Richard Gürtler (Aug 21, 2011, Bratislava, Slovakia)


April 18, 2010
referencing Retold, CD, Album, Dig, SERE001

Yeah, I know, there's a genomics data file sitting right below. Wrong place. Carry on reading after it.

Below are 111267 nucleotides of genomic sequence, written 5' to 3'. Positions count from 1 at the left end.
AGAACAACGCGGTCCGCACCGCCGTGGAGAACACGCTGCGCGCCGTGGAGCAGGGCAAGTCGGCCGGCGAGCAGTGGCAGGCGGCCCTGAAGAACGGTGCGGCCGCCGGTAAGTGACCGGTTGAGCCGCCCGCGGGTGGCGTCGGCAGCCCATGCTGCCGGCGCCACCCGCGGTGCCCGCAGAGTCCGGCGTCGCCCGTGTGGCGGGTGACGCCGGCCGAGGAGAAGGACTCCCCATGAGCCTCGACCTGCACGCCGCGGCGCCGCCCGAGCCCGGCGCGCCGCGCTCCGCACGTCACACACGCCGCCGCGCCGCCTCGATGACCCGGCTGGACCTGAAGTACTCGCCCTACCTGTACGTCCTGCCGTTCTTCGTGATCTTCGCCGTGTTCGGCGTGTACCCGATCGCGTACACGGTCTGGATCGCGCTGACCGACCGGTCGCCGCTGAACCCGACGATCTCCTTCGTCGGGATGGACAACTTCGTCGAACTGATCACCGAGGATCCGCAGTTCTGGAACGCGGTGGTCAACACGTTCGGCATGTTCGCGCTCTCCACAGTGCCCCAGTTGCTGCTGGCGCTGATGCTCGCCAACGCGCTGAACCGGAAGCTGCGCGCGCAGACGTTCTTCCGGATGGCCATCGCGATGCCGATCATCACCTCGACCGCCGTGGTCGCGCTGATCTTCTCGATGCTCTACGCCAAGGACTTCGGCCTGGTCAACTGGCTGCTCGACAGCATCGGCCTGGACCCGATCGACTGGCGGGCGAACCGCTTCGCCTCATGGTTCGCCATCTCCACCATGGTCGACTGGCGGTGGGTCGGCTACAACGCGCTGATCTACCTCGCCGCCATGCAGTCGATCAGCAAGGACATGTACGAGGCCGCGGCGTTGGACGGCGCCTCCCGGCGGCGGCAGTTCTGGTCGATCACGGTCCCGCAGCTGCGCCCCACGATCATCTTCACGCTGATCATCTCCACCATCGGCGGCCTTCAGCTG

As the snow blankets the ground, and the earth hibernates in preparation for a new cycle of life, gentle sonic frequencies vibrate our outer shells, to keep us warm throughout the season. The sound of Nest is simple, contemplative, intelligent and incredibly gorgeous. Kicking off 2010, and in a sense a brand new decade, Retold is sure to capture your heart and set the bar for all the modern classical compositions to come. The album strikes your soul with its beauty from the very first track, and you are immediately immersed in the soothing sounds of piano, strings, and tender electronics. Crafted cinematic soundscapes are at the center of the production, setting up the mood and feelings to become the soundtrack to your daily life. Boomkat properly places Retold into its Home Listening category, and I say we should have a Work Listening genre as well – the music of Nest is the only thing that carries me through the insanity of this empty day at work, molding the wasted time into a positive ripple, one note at a time. Retold is the first physical output by a British netlabel, Serein, which has been releasing digitally since 2005. Nest is a collaborative project of the label owner, Huw Roberts, and Otto Totland, who along with Erik Skodvin (Svarte Greiner) releases as the beloved Deaf Center on Type. And it seems that the first release will set the stage for all of the label's future output. Serein, following in the footsteps of another netlabel, Miasmah [which, not coincidentally, is run by the above named Skodvin], is hoping to take up some real estate among our shelves of preciously collected masterpieces. And with Retold, I think it has convinced me to shove a few aside. The album itself could be divided into two parts. Its first half compiling the previously released six tracks on Nest EP (Serein, 2007) in a newly re-mastered form. And the second is made up of new compositions. Musically, however, the story flows, inseparable by medium and time. Between the sound of rain and soft piano keys, the music seeps with melancholy, slowly rolling down my cheek, in a tear of solitude and acceptance. This is how things must play out, I guess, in an intricate web of patterns and cycles, with one action setting off the next, including thought and motion. And since this is the first physical release, a quick nod to the packaging. A six-panel digipack with design by Roberts contains a solid red disc, with no etching or writing of any kind. The spine of the cover has an echo of the same color in a small square next to the catalog number. I'm going to go completely on a whim here and guess that the subsequent releases will have a similar pattern. That would be neat. Fans of Biosphere, Deathropod and of course Deaf Center will enjoy this release immensely, as well as followers of everything touched by Peter Broderick, Max Richter, Jóhann Jóhannsson, Helios, Jacaszek and Ólafur Arnalds. Need I say more?